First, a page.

"The Indigo Girls, I think, hit their pinnacle with Rites of Passage. It would seem that the craft of the song has some to do with the meter and control of the introspection. I don't feel I learn anything new from listening to the recent CDs of the Indigo Girls, but they still have a remarkable and unique sound that puts them high on the music food chain. Even if their whining about not being taken seriously as artists is a little annoying considering the huge following they have and will continue to have in the future. Well, if you are new to the Indigo Girls, check out any of their albums. You might like what you hear."
"It's alright... hate me cuz I'm different"
E. Kutinsky | Seattle, WA | 03/03/2005
(4 out of 5 stars)
"It was the beginning of a few albums of abberrations for the Indigo Girls - most resulting in some winning, very good songs, and some less winning, not so good songs. That doesn't all add up on Shaming of the Sun, famous for being the first "mostly electric" album the girls had made - Amy's rock number "Scooter Boys" scatters her "blood of the Indians" chest-thumping a little too liberally, and "Cut it Out" strains at the sensuality of hard rock. But certain new attempts are outstanding - "Leeds" is packed with Emily Sailers' poetic dissections as usual, but set up as a piano ballad, it's strikingly original. "Caramia" may be the most theatrical ballad the band's created, but it's also amongst the most striking and heartfelt. And the single "Shame on You" is the sort of fun, pop-radio single the girls had seemed to be striving for ever since "Closer to Fine," but it's actually much better - it's nimble, sexy, and even a little politically furious. It's everything the Girls strive for - and sometimes succeed at."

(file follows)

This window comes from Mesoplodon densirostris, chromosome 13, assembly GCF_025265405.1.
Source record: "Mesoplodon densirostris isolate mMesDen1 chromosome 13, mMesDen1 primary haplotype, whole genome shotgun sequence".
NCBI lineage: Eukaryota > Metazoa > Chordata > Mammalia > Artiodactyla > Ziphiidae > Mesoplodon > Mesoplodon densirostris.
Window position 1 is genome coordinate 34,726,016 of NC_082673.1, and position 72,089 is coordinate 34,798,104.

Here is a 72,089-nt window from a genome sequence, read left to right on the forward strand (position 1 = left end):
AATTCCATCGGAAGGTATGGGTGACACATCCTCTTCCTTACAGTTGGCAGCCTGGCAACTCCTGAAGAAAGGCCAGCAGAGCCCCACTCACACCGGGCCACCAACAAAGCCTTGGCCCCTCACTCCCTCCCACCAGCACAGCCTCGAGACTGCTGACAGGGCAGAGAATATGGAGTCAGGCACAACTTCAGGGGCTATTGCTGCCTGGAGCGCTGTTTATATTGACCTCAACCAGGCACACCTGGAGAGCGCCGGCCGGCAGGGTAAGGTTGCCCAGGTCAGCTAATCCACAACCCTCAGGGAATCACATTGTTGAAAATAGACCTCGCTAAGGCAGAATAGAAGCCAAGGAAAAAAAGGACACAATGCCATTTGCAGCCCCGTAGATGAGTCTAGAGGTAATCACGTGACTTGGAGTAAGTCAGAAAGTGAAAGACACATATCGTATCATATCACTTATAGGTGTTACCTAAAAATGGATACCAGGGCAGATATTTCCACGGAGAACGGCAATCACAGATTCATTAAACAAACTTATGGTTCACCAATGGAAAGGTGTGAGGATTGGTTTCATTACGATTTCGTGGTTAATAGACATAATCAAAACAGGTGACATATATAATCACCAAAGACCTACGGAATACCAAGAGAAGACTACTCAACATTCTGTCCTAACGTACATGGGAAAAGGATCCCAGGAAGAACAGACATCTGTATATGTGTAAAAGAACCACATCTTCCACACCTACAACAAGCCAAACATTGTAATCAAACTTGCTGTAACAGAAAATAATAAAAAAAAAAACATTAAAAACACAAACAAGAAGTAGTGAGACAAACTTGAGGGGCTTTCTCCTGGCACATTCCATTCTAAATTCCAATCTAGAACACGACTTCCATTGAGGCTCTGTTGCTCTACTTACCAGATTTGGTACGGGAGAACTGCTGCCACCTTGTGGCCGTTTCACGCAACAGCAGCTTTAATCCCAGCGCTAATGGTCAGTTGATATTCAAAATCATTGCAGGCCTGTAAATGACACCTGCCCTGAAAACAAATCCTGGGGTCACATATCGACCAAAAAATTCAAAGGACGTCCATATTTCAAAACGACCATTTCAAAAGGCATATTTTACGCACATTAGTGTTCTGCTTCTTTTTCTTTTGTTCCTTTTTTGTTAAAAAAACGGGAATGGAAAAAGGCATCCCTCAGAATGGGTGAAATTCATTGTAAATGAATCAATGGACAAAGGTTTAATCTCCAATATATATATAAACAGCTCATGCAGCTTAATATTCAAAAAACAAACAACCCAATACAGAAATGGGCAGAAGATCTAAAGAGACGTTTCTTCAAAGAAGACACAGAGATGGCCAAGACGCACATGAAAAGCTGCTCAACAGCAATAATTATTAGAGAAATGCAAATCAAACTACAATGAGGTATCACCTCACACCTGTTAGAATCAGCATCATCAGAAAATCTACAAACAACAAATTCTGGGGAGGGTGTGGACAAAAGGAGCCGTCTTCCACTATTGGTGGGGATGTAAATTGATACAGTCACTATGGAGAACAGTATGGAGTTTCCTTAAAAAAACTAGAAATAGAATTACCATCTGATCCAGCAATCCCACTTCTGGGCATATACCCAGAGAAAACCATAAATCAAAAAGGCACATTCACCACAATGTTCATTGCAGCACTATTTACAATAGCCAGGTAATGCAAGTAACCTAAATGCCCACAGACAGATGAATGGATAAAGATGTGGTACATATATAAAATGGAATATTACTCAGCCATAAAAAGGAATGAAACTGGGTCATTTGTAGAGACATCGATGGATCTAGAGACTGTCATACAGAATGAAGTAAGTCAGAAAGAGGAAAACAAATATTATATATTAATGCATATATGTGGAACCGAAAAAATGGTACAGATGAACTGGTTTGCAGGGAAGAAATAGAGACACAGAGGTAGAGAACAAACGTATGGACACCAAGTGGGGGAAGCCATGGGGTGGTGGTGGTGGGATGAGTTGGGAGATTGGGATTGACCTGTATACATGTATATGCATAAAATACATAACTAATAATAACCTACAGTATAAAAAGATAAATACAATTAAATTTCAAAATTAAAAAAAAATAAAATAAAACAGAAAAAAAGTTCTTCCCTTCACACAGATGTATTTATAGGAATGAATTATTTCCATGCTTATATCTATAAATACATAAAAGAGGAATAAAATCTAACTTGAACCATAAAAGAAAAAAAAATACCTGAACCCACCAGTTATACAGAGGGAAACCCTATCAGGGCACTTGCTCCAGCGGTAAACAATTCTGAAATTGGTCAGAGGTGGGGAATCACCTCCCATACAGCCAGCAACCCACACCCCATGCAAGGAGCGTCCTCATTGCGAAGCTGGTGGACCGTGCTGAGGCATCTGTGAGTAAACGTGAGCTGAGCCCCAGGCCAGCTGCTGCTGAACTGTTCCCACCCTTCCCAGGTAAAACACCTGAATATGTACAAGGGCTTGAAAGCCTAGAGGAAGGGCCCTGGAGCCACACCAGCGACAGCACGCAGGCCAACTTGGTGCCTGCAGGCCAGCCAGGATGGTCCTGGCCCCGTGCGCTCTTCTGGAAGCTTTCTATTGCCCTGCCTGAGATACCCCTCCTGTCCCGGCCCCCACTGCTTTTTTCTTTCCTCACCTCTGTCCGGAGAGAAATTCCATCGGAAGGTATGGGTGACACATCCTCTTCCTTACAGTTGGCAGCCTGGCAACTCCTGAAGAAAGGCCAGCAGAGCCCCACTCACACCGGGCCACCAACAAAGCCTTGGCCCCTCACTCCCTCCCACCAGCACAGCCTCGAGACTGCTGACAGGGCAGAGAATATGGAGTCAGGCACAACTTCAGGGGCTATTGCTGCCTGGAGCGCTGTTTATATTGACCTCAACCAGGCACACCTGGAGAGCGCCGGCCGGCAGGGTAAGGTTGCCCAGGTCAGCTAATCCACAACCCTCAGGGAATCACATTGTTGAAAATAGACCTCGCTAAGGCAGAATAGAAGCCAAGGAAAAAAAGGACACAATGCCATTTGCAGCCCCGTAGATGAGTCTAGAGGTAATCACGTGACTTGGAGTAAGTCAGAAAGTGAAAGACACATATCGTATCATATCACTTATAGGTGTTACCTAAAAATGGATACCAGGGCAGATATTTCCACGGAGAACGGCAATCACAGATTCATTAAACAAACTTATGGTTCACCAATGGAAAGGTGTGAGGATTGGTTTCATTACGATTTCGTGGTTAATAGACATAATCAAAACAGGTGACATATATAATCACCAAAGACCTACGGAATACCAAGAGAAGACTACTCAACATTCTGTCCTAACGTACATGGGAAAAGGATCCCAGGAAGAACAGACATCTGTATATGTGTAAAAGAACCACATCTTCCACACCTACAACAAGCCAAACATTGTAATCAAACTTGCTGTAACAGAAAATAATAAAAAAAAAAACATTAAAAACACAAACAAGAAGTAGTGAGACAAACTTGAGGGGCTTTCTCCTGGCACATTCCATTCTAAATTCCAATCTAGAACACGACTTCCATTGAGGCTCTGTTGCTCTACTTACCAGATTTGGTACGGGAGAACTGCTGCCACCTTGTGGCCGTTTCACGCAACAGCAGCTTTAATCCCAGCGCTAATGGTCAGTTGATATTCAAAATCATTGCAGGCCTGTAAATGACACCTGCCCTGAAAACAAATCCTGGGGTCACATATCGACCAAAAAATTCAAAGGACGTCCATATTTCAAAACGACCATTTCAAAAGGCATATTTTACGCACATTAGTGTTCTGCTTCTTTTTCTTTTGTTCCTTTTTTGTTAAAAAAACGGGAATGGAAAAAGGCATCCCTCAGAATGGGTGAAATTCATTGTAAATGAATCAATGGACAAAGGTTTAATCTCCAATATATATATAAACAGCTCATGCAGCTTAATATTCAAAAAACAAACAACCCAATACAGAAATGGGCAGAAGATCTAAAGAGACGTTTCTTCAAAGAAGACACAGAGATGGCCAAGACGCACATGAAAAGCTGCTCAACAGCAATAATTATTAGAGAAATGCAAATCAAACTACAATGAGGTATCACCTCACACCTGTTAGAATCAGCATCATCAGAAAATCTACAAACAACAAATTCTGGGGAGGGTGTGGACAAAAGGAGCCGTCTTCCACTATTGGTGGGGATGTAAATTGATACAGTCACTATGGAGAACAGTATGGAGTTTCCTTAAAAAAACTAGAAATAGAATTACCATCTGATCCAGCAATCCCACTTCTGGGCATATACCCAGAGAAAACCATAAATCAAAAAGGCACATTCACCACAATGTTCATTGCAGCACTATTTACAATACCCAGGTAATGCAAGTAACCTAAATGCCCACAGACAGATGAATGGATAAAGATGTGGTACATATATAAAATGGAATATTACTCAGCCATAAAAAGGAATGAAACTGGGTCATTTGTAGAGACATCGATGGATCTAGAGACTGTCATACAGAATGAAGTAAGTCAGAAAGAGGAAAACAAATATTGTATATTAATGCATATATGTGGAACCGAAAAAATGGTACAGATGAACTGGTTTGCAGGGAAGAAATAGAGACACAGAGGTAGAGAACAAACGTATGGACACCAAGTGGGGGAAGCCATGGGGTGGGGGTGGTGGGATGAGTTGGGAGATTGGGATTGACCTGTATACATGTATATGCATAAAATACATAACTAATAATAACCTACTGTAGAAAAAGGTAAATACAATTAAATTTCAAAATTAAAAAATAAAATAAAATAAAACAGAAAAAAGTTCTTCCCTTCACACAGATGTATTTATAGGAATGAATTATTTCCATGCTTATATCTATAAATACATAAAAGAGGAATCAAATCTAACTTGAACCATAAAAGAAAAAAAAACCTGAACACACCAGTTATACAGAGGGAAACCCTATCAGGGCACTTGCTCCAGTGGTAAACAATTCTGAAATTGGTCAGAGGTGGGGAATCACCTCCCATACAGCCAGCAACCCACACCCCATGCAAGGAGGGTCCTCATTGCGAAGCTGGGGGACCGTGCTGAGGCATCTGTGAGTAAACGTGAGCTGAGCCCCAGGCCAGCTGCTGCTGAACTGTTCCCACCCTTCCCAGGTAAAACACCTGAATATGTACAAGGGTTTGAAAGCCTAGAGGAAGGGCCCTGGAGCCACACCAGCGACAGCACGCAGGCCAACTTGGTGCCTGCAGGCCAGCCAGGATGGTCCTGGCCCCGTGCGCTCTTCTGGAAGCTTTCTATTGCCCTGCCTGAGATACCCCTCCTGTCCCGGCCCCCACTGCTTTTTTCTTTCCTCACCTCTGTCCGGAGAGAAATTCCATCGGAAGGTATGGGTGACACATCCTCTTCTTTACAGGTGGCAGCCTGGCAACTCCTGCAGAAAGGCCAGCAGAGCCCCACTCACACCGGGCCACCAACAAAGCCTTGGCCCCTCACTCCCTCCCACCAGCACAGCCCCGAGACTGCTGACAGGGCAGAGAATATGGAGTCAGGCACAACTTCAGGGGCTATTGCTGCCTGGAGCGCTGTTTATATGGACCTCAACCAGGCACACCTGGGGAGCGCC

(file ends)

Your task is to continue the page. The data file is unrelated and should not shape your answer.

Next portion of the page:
Important and Appreciated!
Morten Vindberg | Denmark | 11/04/2005
(3 out of 5 stars)
"This album has often been referred to as one of the weaker Indigo Girls albums, and I have to admit that I tend to agree on this; but since there are no really weak albums by the duo, maybe it doesn't really matter that much.
The problem may be that many tracks, though seperately fine songs, do not seem to have the quality that make you remember them and want to hear them again. And generally this is probably the least melodic Indigo Girls album; it is also among the most electric, with electric guitars and drums on most tracks.
The albums starts off greatly, though, with one of their coolest rockers, "Shame on You", written by Ray. The opener is followed by another highlight, Emily Saliers' melodic "Get Out the Map".
There are obviously other solid tracks, but apart from the two first none really stand out.
On second thoughts, "Don't Give That Girl a Gun" and "Everything in its Own Time" also deserve to be brought out.
Though not their best album, still an important and appreciated release."
Not their best work
Acoustic fan | Maryland | 07/30/2004
(2 out of 5 stars)
"I have been a big fan of the IG for many years now, and find great songs and new things to be excited about with each new album. Sadly, this one is the exception to that rule. I get the impression that they were trying to hard to achieve a "departure" from their norm, with the more electric, harder-edged sound, more overtly political lyrics, and those very strange backup vocals. If you're a diehard fan looking for some of their more experimental stuff, this is the album for you-- otherwise their are better choices, both older and newer."